5. Claims for "no evidence" also need scrutiny. York found evidence for a number of possible harms including bone problems, cancer and Down's syndrome (see York 8, 9 & 10). But it was poor evidence, matched by equally poor evidence in the other direction. For example, "Whilst there were 11 analyses that found the direction of association of water fluoridation and cancer to be positive (fewer cancers), a further nine analyses found a negative direction of association (more cancers), and two studies found no effect" (York 9.6).
CDO's claim in paragraph 5 "that was [sic] no evidence of any risk to health" therefore stands in contrast to what York reported, which essentially was "no clear association". Other statements by the reviewers included: "Some possible adverse effects . . may take many years to develop and so . . the relationship may go undetected" (York, 1); "High quality research [into adverse effects] . . is needed" (York 12.9.2); "The outcomes related to infant mortality, congenital defects and IQ indicate a need for further high quality research" (York 12.4). The senior York reviewer wrote in a letter to the British Medical Journal on 16th June 2001: "We have been assiduous in our paper, our full report, and our contacts with the media, not to convey a message of no evidence of harm" (BMJ 2000;322:1487-88).
The Department of Health has subsequently conceded this point, at least as far as cancer is concerned, in a written parliamentary answer (Lords Hansard 20 May 2009, WA 323-4).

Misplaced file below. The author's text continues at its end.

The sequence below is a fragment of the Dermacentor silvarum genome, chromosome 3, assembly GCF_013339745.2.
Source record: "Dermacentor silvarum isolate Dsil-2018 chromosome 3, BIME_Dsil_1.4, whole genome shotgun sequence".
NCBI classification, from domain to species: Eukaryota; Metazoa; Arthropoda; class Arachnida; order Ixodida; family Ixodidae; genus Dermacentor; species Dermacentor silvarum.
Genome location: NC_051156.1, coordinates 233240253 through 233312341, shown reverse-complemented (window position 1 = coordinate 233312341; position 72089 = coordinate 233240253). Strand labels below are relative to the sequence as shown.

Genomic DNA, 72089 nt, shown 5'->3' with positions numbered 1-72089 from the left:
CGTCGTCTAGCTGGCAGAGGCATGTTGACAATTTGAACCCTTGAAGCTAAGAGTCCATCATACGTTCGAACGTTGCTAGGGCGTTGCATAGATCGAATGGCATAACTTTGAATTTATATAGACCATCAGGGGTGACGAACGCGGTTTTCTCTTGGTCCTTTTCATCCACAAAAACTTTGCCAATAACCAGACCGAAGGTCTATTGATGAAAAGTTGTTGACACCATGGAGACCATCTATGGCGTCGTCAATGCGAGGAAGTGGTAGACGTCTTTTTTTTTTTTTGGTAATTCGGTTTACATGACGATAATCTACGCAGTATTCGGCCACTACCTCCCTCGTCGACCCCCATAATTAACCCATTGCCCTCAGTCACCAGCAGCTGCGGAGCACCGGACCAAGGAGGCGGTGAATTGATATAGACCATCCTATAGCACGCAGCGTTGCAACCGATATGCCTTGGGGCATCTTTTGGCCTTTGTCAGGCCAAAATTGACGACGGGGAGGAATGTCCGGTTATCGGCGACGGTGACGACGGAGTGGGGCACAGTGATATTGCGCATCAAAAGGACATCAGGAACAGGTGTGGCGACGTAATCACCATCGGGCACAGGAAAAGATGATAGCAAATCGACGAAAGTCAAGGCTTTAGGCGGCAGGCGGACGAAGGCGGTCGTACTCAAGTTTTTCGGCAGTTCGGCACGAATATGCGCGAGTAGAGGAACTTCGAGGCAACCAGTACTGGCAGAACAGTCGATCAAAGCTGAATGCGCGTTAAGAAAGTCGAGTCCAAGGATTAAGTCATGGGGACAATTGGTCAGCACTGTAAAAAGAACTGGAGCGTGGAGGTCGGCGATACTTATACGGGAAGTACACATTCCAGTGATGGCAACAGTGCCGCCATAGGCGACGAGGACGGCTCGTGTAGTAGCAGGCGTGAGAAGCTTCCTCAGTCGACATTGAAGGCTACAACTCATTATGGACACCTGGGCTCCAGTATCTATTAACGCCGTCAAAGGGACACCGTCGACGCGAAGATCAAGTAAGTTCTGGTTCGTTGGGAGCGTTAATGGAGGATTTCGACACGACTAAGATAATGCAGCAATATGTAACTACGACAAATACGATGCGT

6. Appendix 1 of CDO's letter addresses the MRC working group report of 2002. MRC conducted a 'narrative' review of the evidence on the way to making recommendations, and in some areas attempted to second-guess the systematic review by York which in its membership, transparency, thoroughness, and the rigour of its systematic approach and assessment criteria was of an altogether higher calibre. This is a point of the greatest importance whenever the two reports differ on fact or emphasis, which they frequently do. Although Government has acknowledged in principle the primacy of York in parliamentary answers (House of Lords, Hansard 30 January 2001, WA 55), in practice Government and other bodies that favour fluoridation prefer the MRC report. Based on what York found, statements on safety in CDO's Appendix 1 paragraphs 1 and 6 cannot be supported.